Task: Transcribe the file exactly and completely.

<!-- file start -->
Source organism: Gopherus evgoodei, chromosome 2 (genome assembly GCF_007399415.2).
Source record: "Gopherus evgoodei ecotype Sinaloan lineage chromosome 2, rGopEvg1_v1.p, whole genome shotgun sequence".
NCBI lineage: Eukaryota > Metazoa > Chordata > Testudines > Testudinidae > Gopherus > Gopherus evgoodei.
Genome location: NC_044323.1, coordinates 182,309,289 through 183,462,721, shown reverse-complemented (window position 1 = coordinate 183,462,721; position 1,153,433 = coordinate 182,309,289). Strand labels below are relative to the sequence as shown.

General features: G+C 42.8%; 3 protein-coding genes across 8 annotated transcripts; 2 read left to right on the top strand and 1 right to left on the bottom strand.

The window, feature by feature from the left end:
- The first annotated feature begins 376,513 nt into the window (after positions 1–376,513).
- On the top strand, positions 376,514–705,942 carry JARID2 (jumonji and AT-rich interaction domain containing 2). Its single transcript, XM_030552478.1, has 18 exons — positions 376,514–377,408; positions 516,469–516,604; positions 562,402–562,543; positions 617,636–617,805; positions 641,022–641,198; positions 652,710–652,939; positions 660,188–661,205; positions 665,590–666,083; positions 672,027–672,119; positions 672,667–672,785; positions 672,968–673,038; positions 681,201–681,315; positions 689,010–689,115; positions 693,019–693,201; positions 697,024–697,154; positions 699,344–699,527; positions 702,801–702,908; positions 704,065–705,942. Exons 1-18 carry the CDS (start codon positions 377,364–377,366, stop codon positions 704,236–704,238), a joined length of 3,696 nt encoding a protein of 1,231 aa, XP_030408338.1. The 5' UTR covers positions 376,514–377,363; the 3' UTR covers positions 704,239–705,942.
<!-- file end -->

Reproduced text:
Source organism: Gopherus evgoodei, chromosome 2 (genome assembly GCF_007399415.2).
Source record: "Gopherus evgoodei ecotype Sinaloan lineage chromosome 2, rGopEvg1_v1.p, whole genome shotgun sequence".
NCBI lineage: Eukaryota > Metazoa > Chordata > Testudines > Testudinidae > Gopherus > Gopherus evgoodei.
Genome location: NC_044323.1, coordinates 182,309,289 through 183,462,721, shown reverse-complemented (window position 1 = coordinate 183,462,721; position 1,153,433 = coordinate 182,309,289). Strand labels below are relative to the sequence as shown.

General features: G+C 42.8%; 3 protein-coding genes across 8 annotated transcripts; 2 read left to right on the top strand and 1 right to left on the bottom strand.

The window, feature by feature from the left end:
- The first annotated feature begins 376,513 nt into the window (after positions 1–376,513).
- On the top strand, positions 376,514–705,942 carry JARID2 (jumonji and AT-rich interaction domain containing 2). Its single transcript, XM_030552478.1, has 18 exons — positions 376,514–377,408; positions 516,469–516,604; positions 562,402–562,543; positions 617,636–617,805; positions 641,022–641,198; positions 652,710–652,939; positions 660,188–661,205; positions 665,590–666,083; positions 672,027–672,119; positions 672,667–672,785; positions 672,968–673,038; positions 681,201–681,315; positions 689,010–689,115; positions 693,019–693,201; positions 697,024–697,154; positions 699,344–699,527; positions 702,801–702,908; positions 704,065–705,942. Exons 1-18 carry the CDS (start codon positions 377,364–377,366, stop codon positions 704,236–704,238), a joined length of 3,696 nt encoding a protein of 1,231 aa, XP_030408338.1. The 5' UTR covers positions 376,514–377,363; the 3' UTR covers positions 704,239–705,942.